NC: And is that finding widely shared by a lot of Philippine studies scholars doing work on Philippines and religion? Because you also edited the special issue of Philippine Studies Journal with our colleague, Manuel Sapitula from the University of the Philippines. So, talk us through the latest developments.

JC: That’s right. The Philippine Sociological Review, you mean? Or Philippine Studies?

NC: Philippine Studies as well.

JC: Oh yeah. I edited that and then Manuel Sapitula contributed to it. You’re right. So it’s a collection, yeah. So this came out in 2014 and—

NC: In time for Pope Francis’s visit in the Philippines.

JC: That’s right.

NC: Who enjoys what? 80% trust rating among Filipino adults, right?

JC: That’s right. And I think the Filipinos are the most appreciative of this Pope. And maybe that makes us a papist society.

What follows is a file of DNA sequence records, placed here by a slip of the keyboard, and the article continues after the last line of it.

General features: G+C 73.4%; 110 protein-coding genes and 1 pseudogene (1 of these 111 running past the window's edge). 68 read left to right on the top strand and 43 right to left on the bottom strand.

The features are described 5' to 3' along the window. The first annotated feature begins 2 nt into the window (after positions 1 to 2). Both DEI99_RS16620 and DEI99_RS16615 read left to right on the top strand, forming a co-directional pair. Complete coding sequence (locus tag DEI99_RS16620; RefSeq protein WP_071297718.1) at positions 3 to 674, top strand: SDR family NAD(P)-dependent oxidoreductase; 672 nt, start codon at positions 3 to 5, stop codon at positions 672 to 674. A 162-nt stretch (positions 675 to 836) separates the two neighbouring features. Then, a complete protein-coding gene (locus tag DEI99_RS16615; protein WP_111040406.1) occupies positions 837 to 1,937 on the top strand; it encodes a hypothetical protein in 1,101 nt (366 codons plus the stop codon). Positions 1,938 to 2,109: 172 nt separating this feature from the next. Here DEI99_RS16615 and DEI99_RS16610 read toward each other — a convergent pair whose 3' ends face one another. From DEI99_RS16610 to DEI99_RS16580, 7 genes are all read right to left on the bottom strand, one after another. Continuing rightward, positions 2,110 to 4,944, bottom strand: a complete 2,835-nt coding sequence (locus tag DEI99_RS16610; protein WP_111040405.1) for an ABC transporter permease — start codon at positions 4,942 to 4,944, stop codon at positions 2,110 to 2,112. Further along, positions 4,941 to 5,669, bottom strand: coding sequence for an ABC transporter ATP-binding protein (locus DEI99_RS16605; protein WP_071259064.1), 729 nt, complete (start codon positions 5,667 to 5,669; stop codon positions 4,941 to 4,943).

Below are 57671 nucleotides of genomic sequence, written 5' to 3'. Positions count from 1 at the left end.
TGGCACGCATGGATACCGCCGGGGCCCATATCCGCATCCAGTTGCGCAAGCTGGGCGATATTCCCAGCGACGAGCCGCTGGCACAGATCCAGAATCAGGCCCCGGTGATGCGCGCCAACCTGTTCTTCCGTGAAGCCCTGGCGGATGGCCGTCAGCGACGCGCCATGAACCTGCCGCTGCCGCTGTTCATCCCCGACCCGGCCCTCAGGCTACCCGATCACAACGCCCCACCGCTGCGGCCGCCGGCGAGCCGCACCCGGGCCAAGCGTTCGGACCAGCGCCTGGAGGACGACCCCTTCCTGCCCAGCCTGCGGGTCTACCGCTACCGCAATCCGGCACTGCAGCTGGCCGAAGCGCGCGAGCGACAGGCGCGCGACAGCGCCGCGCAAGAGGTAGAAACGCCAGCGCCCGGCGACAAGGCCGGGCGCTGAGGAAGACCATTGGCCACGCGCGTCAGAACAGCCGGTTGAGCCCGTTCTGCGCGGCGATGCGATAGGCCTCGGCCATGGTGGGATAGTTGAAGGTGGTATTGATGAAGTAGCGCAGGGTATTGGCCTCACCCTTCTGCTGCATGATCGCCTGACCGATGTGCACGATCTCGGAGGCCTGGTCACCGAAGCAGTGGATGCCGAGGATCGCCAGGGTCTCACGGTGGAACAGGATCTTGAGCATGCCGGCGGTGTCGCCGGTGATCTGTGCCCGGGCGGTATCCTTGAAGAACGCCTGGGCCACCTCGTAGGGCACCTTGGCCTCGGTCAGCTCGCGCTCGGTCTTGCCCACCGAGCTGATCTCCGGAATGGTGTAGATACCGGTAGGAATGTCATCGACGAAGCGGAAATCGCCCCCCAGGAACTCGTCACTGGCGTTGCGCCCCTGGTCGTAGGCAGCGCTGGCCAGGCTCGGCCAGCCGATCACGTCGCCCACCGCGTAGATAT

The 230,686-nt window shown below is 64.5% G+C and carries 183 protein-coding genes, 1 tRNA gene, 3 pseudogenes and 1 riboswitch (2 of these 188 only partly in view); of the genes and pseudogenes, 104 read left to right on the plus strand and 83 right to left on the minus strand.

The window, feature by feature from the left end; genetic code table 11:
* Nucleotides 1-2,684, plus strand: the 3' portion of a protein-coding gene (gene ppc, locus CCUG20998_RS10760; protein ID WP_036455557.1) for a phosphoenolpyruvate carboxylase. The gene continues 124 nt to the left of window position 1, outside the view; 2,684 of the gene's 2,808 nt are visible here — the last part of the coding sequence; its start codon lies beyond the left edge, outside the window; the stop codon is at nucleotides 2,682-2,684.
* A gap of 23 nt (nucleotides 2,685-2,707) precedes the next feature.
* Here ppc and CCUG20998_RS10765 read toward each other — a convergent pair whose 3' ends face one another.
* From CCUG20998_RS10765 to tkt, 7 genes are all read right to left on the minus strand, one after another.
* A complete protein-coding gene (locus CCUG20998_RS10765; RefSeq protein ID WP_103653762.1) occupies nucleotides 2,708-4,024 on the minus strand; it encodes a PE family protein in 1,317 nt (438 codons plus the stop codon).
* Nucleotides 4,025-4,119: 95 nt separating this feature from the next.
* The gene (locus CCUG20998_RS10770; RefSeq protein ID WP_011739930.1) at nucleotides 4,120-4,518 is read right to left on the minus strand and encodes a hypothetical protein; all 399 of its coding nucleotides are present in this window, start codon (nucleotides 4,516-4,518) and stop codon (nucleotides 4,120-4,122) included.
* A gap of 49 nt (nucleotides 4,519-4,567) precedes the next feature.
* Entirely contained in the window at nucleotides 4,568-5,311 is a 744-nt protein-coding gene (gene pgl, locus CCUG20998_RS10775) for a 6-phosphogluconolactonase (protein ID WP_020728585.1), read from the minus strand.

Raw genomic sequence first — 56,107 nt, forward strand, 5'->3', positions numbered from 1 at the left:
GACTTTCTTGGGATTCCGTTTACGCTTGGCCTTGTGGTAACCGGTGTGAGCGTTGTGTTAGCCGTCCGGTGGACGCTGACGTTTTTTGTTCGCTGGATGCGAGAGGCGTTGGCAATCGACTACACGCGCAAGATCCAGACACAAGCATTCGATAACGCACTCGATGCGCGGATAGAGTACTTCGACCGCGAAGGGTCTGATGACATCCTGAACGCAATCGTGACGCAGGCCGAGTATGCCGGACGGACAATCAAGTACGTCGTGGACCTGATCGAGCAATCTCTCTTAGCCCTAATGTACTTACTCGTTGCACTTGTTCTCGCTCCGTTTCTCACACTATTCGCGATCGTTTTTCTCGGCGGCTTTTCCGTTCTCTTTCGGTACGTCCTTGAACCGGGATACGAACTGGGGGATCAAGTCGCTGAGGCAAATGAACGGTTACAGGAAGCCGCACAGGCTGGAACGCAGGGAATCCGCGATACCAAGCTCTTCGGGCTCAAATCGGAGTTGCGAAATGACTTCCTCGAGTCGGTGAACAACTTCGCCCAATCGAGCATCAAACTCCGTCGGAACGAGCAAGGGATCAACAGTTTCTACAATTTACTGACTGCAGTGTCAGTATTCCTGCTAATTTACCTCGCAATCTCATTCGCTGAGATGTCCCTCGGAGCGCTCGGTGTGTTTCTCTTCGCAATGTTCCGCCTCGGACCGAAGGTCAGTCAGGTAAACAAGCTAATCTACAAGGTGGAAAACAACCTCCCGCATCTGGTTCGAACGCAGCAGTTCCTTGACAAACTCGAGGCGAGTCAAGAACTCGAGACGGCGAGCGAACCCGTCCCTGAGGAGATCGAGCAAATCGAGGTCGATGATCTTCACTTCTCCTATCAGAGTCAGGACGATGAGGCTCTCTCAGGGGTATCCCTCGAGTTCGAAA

NC: (laughs) Okay, can I quote you on that? (laughs)

JC: Maybe. Just maybe. (laughs) So the point is that—so that was a fantastic collection and to those who are listening to this podcast, you may simply just google this: Philippine Studies, Filipino Catholicism. And easily you find many of the articles downloadable for free.

The point that we tried to do in that collection is to document how Catholicism is changing and is also critically assessed by different kinds of scholars, historians, even theologians themselves, anthropologists and sociologists. The argument that I am making in the introduction and also in my own piece there is that there appears to be a turn to everyday authenticity, that’s a catchphrase that I used there. The turn to everyday authenticity. What does it mean? When we look at the writings about Christianity in the Philippines, it appears that many scholars are now recognising that in contrast to the arguments made by older scholars that Christianity is split level—